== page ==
Separate names with a comma.
Discussion in 'Model S: Battery & Charging' started by Discoducky, Jun 20, 2012.
Yep, they do, leftmost column:
Thanks. I meant the electricy cost ($0.10/kWh for example).
Ah, I see it on the sticker now. Looks like 12 cents/kWh.
Ooops! Misunderstood, sorry.
It appears as if this extrapolation assumes equal weight for the 40 kwh car as the 85 kwh car. However, the 40 kwh car should be significantly lighter and may therefore receive an EPA rating significantly higher than 120 miles per charge. Of the three Model S cars its lighter weight and inability to accelerate as quickly may also lead it to receive the highest MPGe of the three. It will be very interesting to see the real numbers.
The lighter weight of the 40 kWh S might help with city economy, but I wouldn't expect to see a significant difference in highway economy. Limited power certainly won't come into play at all in the EPA tests. Only a tiny fraction of peak power is used for the tests.
All other things being equal a lighter car should get better mileage city or highway, should it not? Wind resistance is similar regardless of weight and while it becomes a dominant factor at higher speeds moving less weight should still require less energy.
Wait, wasn't there talk of there being added dead weight to the 40 pack to make the car weigh the same as an 85 pack for uniformity w.r.t. crash testing?
Comparing to an ICE car, the consumer wants the comparison of pump to wheels against wall to wheels. You pay for gas at the pump; you pay for electricity at the wall. Another way of thinking of it is that charging losses are within the car, therefore are part of the car's consumption. From a cost-to-operate standpoint, this makes sense. I've always used kWh at the wall when stating miles per kWh, as it does not require an efficiency conversion factor when going from that to cost per mile for "fuel."
Am I missing something here, or do those numbers seem off? Those numbers, should be reversed at the very least, if you factor in regen.
Feds List Tesla Model S at 89 MPGe, 265-Mile Range | TheDetroitBureau.com
*doh*... well, they ALMOST had an article full or proper facts.
For everyone stressing about the "horrible" 89 MPGe of the Model S - how about a comparison to the Fisker Karma?
You know - the car similar in exterior dimensions to the Model S, yet much smaller inside - which only musters 52 MPGe and 64 kWh / 100 miles.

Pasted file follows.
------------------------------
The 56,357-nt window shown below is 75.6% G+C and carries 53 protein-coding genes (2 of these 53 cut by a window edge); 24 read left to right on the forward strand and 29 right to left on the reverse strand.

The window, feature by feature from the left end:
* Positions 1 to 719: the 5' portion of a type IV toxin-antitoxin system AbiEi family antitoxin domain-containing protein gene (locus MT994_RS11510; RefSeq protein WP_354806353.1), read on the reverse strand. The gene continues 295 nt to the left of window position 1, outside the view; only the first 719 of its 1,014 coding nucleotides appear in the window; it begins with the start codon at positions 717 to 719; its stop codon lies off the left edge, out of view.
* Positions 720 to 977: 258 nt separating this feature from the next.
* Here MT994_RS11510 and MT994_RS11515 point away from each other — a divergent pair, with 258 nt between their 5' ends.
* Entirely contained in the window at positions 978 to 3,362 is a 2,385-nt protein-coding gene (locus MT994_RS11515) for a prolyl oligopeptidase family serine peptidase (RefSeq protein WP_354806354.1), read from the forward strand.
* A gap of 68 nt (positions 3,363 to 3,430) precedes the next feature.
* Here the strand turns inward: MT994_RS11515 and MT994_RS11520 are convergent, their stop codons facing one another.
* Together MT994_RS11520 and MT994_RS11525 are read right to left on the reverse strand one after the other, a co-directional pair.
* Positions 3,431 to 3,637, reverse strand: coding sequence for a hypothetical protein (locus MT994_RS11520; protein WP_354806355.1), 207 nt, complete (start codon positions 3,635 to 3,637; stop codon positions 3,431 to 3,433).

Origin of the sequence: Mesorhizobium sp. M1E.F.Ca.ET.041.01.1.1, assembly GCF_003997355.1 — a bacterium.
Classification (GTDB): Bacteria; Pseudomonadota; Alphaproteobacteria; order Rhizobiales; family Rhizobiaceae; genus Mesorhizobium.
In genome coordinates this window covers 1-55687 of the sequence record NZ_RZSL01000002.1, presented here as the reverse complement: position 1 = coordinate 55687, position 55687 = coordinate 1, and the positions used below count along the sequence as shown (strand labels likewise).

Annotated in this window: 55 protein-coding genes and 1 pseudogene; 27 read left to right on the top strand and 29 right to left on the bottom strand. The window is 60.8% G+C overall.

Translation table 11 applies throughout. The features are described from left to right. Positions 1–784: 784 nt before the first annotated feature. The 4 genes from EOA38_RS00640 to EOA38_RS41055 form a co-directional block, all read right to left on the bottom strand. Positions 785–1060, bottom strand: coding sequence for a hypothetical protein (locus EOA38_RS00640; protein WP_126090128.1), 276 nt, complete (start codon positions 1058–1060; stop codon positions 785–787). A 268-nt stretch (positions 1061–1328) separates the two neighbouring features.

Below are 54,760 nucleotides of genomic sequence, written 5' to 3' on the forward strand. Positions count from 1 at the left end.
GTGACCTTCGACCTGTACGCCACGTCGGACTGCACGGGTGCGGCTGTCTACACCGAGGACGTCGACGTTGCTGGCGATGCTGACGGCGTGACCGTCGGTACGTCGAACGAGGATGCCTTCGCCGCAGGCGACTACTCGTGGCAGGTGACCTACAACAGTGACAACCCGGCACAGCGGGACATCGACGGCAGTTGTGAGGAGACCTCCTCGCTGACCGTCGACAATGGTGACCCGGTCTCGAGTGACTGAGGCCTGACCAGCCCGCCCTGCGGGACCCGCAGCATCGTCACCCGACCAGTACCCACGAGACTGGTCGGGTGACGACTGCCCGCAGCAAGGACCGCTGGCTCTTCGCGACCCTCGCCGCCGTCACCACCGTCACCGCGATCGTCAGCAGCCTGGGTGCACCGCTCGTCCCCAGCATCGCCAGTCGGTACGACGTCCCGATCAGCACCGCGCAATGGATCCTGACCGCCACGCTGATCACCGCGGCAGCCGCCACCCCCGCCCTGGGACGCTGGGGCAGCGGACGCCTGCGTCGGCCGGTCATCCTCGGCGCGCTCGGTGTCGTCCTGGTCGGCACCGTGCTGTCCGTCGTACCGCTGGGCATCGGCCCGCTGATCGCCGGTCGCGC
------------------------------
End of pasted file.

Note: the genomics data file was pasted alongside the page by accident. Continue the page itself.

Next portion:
All of a sudden 89 MPGe and 38 kWh / 100 miles looks really good when you're comparing something closer to apples to apples...
For everyone stressing about the "horrible" 89 MPGe of the Model S - how about you charge at night (if you can get variable rates) then you'll magically have a 180 MPGe car.
The base car will start at $64,900 – $57,400 after deducting the federal $7,500 tax credit. A top-line Performance Model, with the big battery, goes for $87,400 after the tax credit.
I would be interested to know at what rate the EPA (or contracted lab) charged the Model S at; as has been shown with the Roadster, there is an ideal charge rate that minimizes the charging losses. It probably won't move the needle much if the EPA charged at the most inefficient rate (110v), however if they did, then I can take comfort knowing some improvement in the mpg-e can be done simply by charging at 240v instead.
Comparing a Model S to the Fisker Karma is more like comparing an apple to a crab apple...
Elon actually did say during the last conference call that Tesla was going to try to get that number raised by making some tweaks to the charger or connector or something like that. I don't remember exactly what.
I don't quite understand the math here.
If it's true that it gets 265 miles with an 85 kwh pack, then that translates into 265/85 = 3.11 miles per kwh. 1 gallon of gas has 33.7 kwh of energy, so the MPGe should be 33.7 x 3.11 = 105 MPGe, no?
That's how the Fisker's EPA numbers shake out... 32 mile range on 20 kwh, 32/20 = 1.6 miles per kwh. 1 gallon of gas has 33.7, so MPGe for Fisker is 33.7 x 1.6 = 54 MPGe (close to its 'official' 52MPGe rating).
What am I missing?
Someone already explained in this thread, that the MPGe takes into account charging inefficiencies, while the driving range of the car is independent of that.
Typically the manufacturer runs the numbers them selves and submits them to the EPA. The EPA lab only verifies a small fraction of the vehicles on the market each year. Not sure if the Model S was actually tested by the EPA or not. But given the scenario you can pretty much guarantee that Tesla will have chosen the most efficient charging rate to present the Model S in the best possible light.
Yes during annual shareholders call he was saying they might be able to get more than 89 MPGe if they could improve charging efficiency.